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Ex-Penn St. Asst. Coach Jerry Sandusky Guilty Of Sex Abuse

Former Penn State assistant football coach Jerry Sandusky has been convicted of 45 out of 48 counts of sexual abuse. The charges involved the abuse of 10 boys over a 15-year period. The jury deliberated more than 20 hours before arriving at its verdict.

Sandusky originally faced 52 charges — four were dismissed during the trial and the jury acquitted him of three.

The defense rested Thursday, without putting Sandusky on the stand, we reported.

The Associated Press says Sandusky, 68, faces life in prison. Sentencing will be in about three months. NPR's Jeff Brady tells our Newscast desk that during the reading of the verdict, Sandusky had "really no reaction at all that I could tell." He stood quietly, shoulders slightly hunched, with his hand in his pocket.

Brady says Sandusky was taken into custody immediately after the verdict was announced.

"The prosecution stood up and said they wanted his bail revoked. His attorney, Joe Amendola made an argument for keeping him out on bail. The judge rejected that, and sheriffs deputies led him away."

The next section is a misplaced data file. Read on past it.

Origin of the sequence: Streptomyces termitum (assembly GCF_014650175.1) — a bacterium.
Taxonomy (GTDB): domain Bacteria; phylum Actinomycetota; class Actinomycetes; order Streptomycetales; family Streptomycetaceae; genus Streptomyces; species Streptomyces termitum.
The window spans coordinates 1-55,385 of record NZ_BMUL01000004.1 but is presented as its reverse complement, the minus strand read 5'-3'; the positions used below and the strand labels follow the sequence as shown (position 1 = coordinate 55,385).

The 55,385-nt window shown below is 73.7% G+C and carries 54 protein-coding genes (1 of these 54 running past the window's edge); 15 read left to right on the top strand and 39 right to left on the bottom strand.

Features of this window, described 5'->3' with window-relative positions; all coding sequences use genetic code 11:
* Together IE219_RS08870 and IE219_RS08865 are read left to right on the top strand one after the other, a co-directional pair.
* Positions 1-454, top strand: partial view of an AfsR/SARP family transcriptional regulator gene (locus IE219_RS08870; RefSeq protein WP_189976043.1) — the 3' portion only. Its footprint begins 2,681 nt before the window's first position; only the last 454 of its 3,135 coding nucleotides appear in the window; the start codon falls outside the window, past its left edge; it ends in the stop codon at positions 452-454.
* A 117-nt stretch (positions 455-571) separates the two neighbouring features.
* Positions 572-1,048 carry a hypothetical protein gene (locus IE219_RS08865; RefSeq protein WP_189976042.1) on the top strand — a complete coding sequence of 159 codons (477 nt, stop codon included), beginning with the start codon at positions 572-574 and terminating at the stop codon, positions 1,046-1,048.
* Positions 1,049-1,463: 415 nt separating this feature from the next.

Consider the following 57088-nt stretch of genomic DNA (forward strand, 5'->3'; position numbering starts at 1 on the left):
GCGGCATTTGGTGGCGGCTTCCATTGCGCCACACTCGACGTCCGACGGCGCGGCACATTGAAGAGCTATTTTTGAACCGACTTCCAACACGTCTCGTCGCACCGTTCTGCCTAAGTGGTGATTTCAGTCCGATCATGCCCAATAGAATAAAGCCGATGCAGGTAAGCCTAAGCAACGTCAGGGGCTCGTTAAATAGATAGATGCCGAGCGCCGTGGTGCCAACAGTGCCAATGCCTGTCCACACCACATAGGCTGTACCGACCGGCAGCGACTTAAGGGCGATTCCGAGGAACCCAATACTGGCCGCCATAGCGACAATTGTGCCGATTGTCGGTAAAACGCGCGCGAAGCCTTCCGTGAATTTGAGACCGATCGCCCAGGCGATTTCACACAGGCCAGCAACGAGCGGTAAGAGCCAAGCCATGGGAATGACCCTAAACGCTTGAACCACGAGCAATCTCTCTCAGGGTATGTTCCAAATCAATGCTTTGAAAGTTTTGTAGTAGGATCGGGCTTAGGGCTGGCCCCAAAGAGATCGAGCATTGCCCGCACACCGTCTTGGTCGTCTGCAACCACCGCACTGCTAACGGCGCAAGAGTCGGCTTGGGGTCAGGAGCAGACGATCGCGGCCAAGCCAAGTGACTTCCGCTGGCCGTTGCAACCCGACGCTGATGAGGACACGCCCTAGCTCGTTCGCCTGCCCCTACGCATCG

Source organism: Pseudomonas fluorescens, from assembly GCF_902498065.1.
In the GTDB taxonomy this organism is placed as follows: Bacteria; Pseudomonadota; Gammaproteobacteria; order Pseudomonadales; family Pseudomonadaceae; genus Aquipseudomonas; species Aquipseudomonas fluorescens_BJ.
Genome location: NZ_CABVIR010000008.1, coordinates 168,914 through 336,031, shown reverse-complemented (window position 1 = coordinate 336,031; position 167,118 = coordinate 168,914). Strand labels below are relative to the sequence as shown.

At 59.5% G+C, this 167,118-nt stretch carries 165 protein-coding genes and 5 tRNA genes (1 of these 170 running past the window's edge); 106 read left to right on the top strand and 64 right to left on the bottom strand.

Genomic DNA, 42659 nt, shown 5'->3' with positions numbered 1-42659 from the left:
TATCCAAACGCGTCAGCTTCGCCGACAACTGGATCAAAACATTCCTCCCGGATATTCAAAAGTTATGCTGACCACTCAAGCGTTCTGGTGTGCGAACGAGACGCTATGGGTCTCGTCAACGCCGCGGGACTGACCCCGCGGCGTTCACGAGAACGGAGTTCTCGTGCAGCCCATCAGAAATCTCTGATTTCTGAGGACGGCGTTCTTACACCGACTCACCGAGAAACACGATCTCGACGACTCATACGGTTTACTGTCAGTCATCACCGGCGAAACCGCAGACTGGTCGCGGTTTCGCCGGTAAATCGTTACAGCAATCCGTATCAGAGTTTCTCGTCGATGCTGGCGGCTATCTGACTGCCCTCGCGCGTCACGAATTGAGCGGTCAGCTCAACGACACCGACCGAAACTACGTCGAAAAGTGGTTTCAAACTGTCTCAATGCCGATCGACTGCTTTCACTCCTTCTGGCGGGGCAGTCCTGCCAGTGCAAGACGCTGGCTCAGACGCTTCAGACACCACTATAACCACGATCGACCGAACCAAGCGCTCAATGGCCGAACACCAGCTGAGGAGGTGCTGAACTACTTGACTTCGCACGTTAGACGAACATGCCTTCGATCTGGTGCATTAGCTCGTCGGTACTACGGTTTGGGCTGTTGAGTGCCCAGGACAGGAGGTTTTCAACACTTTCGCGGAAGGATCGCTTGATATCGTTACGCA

Update at 11:20 p.m. ET. Plan For Appeal:

One of Sandusky's attorneys, Joe Amendola, told reporters outside the courthouse in Bellefonte, Pa., that his client planned to appeal the verdict and said he was disappointed that the defense was not given more time to prepare, given the number of charges in the case.

Amendola also said Sandusky "reluctantly" decided not to testify at the last minute: "He fully intended to testify." Amendola explained that the defense changed strategy because of concerns that prosecutors would call Sandusky's adopted son, Matt, 33, as a rebuttal witness.

Lawyers for Matt Sandusky said Thursday that their client was willing to testify about alleged abuse by his adopted father. In the end, Matt Sandusky did not testify and the jury, which was sequestered, was not told about the new allegations.

After the verdict, Amendola said Jerry Sandusky and his family were "shocked" by Matt's allegations.

Copyright 2012 National Public Radio. To see more, visit http://www.npr.org/.

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